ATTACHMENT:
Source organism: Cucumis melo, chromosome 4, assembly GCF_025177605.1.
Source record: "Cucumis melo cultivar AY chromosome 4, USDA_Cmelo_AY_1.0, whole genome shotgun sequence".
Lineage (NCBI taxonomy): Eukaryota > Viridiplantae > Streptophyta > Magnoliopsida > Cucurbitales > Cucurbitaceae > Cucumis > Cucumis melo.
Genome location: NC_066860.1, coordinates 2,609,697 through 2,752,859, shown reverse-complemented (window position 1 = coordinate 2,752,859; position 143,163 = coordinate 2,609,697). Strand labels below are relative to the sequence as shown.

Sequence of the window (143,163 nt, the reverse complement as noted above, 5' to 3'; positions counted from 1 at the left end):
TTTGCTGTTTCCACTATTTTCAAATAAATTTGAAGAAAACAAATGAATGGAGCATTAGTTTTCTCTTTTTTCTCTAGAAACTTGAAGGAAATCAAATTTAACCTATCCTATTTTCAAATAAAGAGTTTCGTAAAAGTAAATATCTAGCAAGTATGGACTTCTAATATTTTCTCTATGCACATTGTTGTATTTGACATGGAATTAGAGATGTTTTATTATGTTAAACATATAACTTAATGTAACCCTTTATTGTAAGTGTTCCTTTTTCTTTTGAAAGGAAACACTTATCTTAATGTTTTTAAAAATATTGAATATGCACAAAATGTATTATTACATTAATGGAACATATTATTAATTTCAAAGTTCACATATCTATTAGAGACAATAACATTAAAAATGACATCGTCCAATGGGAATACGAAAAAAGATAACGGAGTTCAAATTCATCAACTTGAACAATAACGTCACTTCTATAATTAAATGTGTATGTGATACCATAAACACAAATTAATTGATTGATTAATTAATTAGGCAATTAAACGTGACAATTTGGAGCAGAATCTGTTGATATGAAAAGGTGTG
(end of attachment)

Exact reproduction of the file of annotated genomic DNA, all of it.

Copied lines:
Source organism: Cucumis melo, chromosome 4, assembly GCF_025177605.1.
Source record: "Cucumis melo cultivar AY chromosome 4, USDA_Cmelo_AY_1.0, whole genome shotgun sequence".
Lineage (NCBI taxonomy): Eukaryota > Viridiplantae > Streptophyta > Magnoliopsida > Cucurbitales > Cucurbitaceae > Cucumis > Cucumis melo.
Genome location: NC_066860.1, coordinates 2,609,697 through 2,752,859, shown reverse-complemented (window position 1 = coordinate 2,752,859; position 143,163 = coordinate 2,609,697). Strand labels below are relative to the sequence as shown.

Sequence of the window (143,163 nt, the reverse complement as noted above, 5' to 3'; positions counted from 1 at the left end):
TTTGCTGTTTCCACTATTTTCAAATAAATTTGAAGAAAACAAATGAATGGAGCATTAGTTTTCTCTTTTTTCTCTAGAAACTTGAAGGAAATCAAATTTAACCTATCCTATTTTCAAATAAAGAGTTTCGTAAAAGTAAATATCTAGCAAGTATGGACTTCTAATATTTTCTCTATGCACATTGTTGTATTTGACATGGAATTAGAGATGTTTTATTATGTTAAACATATAACTTAATGTAACCCTTTATTGTAAGTGTTCCTTTTTCTTTTGAAAGGAAACACTTATCTTAATGTTTTTAAAAATATTGAATATGCACAAAATGTATTATTACATTAATGGAACATATTATTAATTTCAAAGTTCACATATCTATTAGAGACAATAACATTAAAAATGACATCGTCCAATGGGAATACGAAAAAAGATAACGGAGTTCAAATTCATCAACTTGAACAATAACGTCACTTCTATAATTAAATGTGTATGTGATACCATAAACACAAATTAATTGATTGATTAATTAATTAGGCAATTAAACGTGACAATTTGGAGCAGAATCTGTTGATATGAAAAGGTGTG